The Deadly Cost of Human Smuggling

Packed into a trailer with no fresh air, water or food, the weekend discovery of a tractor-trailer filled with undocumented migrants in a Texas Walmart parking lot highlights the lengths that individuals will take to reach the U.S. and a new life.  But, the death of 10 would-be immigrants makes this the worst case of human smuggling in the U.S. in some time. While this particular instance had a very unfortunate outcome, it is not the only example, with other similar cases occurring regularly and recently.

Earlier this year (January 27, 2017) I wrote about Trump’s proposed border wall, and commented that individuals will find new routes into the country if the wall is built. Although the immigrants in this case likely did not cross the border in the truck, how they arrived in the U.S. is moot. Likewise, saying that a border wall would have stopped them is false – it wouldn’t have. Instead, their deaths highlights the desperation to leave their origin and try to enter the U.S. – the same situation that drives migrants to risk crossing the Mediterranean to enter Europe. For most immigrants, they are fleeing untenable situations where their life may be endangered, only to experience or risk violence, robbery, or death on-route to their destination, while paying huge sums of money (often several thousand dollars) to the smugglers that will help them on their journey. It also highlights the difficulty with securing borders and stopping undocumented entry. As a consequence, enhanced border security actually strengthens human smuggling networks given the greater need for assistance in entering a country.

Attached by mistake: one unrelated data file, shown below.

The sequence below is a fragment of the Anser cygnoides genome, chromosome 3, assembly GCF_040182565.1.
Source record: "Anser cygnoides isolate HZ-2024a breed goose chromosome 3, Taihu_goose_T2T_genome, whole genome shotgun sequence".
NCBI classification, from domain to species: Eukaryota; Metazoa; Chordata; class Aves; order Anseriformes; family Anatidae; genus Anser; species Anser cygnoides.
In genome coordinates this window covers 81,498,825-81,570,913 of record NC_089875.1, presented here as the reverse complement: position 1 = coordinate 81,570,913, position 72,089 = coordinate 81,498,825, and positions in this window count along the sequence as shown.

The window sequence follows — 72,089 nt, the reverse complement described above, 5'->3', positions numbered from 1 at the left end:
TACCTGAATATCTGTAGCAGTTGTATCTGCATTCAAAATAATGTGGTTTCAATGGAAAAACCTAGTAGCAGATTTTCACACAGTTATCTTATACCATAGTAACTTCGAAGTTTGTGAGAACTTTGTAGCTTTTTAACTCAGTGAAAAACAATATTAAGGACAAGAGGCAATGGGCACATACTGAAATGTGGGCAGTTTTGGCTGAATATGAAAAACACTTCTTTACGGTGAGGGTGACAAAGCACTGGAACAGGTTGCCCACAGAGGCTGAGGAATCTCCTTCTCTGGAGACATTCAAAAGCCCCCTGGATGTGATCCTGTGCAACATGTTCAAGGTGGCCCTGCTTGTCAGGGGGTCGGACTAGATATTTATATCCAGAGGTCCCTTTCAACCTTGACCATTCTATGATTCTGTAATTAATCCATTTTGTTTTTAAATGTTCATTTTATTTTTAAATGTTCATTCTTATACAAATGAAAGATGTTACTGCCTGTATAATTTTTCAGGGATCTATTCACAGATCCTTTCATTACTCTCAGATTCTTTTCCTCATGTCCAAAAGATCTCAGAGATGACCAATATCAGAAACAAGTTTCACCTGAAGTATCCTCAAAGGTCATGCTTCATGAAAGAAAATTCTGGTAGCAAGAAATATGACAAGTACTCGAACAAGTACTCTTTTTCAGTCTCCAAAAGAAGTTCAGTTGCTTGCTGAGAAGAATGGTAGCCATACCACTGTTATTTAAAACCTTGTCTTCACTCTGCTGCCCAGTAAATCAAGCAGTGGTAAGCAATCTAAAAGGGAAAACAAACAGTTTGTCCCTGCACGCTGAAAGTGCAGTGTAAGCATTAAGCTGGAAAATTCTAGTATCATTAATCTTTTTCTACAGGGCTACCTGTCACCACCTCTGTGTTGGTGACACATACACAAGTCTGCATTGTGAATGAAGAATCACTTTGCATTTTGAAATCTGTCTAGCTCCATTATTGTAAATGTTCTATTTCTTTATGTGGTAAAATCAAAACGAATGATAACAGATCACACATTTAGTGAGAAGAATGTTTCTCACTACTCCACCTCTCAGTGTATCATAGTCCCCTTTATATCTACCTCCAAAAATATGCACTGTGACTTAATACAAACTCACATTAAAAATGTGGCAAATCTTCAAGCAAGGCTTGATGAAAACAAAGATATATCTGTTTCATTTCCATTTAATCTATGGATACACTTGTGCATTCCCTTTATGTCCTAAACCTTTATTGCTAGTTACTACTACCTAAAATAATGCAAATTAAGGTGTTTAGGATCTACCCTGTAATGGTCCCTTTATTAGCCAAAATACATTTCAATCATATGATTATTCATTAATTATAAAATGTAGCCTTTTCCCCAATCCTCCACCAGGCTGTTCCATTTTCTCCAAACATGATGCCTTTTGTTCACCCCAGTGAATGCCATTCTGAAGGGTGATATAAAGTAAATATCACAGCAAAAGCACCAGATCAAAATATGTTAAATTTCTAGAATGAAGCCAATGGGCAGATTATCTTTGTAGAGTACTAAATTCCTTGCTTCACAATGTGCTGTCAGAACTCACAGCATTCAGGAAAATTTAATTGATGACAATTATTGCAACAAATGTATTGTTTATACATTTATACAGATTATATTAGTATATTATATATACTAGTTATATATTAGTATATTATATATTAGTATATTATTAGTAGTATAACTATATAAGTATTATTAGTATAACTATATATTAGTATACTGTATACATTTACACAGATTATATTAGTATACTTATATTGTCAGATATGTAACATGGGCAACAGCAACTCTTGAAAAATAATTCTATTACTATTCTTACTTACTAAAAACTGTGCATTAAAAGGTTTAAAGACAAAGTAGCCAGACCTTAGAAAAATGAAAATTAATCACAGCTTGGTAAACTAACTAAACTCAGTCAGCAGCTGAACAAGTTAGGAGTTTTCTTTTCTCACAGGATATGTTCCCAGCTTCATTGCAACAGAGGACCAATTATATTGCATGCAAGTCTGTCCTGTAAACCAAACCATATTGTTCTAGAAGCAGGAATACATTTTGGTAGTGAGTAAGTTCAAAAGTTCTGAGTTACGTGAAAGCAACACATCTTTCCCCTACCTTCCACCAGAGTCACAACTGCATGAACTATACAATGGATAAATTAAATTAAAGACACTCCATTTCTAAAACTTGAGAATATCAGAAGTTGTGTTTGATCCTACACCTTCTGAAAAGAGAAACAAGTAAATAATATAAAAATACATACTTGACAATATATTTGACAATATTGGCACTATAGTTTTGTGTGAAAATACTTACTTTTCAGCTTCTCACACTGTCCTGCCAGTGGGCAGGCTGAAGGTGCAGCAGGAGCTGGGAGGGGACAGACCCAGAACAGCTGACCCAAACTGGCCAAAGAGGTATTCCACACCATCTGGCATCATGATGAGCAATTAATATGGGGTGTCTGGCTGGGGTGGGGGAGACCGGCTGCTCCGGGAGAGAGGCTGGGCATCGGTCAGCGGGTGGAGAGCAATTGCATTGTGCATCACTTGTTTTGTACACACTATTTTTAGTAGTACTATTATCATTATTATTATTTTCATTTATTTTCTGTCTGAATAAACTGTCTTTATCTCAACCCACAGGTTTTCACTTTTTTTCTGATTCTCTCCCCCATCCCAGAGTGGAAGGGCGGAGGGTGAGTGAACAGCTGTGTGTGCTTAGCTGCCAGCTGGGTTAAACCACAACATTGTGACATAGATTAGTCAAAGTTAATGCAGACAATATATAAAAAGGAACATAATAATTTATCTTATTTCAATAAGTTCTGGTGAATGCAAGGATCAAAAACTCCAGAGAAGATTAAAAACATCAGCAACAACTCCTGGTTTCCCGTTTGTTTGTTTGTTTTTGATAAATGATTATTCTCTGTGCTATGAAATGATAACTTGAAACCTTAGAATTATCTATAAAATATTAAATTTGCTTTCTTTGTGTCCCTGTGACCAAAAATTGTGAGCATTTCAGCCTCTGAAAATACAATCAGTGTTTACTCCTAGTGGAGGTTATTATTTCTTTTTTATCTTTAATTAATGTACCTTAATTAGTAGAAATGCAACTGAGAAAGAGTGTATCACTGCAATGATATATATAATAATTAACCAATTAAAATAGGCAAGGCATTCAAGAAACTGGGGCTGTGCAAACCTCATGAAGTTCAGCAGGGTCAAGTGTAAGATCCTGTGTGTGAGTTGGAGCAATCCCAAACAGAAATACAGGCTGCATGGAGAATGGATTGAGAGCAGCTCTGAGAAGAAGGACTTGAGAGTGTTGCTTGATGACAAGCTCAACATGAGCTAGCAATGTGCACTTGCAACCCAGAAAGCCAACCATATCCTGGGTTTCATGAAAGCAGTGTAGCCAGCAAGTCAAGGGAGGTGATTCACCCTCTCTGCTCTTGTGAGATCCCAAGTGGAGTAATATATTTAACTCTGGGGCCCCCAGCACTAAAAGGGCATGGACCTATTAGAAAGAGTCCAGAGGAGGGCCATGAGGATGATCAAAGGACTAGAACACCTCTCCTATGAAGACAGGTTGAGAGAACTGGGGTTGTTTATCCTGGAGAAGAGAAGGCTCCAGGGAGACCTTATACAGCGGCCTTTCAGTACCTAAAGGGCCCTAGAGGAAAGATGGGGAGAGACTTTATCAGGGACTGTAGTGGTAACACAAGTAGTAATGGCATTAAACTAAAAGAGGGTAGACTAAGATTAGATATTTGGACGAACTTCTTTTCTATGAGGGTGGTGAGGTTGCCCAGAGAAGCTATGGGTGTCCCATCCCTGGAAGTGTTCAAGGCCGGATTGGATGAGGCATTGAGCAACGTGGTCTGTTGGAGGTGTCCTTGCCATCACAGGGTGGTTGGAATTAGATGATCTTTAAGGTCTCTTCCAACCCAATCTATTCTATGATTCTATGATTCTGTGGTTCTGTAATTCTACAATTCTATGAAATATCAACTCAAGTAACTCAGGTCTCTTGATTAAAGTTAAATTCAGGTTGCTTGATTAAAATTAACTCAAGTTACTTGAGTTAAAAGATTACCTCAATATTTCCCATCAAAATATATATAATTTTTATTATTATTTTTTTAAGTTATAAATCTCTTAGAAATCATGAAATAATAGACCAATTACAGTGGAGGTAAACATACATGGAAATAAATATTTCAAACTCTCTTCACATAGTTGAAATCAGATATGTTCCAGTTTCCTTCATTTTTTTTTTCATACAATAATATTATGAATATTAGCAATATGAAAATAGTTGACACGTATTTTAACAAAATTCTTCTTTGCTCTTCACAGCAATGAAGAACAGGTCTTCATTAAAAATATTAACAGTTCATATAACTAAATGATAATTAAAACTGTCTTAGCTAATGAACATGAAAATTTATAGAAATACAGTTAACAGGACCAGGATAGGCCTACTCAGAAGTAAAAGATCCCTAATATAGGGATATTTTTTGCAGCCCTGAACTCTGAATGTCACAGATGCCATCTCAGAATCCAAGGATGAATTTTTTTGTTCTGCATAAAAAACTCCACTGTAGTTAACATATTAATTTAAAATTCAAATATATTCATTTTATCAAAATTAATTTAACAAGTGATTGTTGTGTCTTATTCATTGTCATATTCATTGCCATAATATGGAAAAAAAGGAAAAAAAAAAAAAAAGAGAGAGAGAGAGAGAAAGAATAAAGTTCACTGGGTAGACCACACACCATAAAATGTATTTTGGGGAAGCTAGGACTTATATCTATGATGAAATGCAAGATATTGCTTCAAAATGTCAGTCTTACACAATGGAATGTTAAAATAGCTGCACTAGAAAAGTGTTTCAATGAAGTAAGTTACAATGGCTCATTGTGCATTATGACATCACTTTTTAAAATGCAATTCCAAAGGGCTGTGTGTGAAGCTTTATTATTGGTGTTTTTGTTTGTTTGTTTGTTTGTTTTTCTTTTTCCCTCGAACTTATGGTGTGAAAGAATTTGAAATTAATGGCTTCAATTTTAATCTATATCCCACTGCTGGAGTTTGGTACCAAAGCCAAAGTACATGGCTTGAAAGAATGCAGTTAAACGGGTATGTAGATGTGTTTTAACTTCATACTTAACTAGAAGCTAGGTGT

The solution? It’s not easy. Greater vigilance is one, but there is also the need to ensure smugglers are prosecuted fully.

Further Reading:

David Montgomery, Manny Fernandez and Yonette Joseph. Journey Fatal for 9 Migrants Found in Truck in a San Antonio Parking Lot. The New York Times, 24 July 2017, p. A10. Available at:


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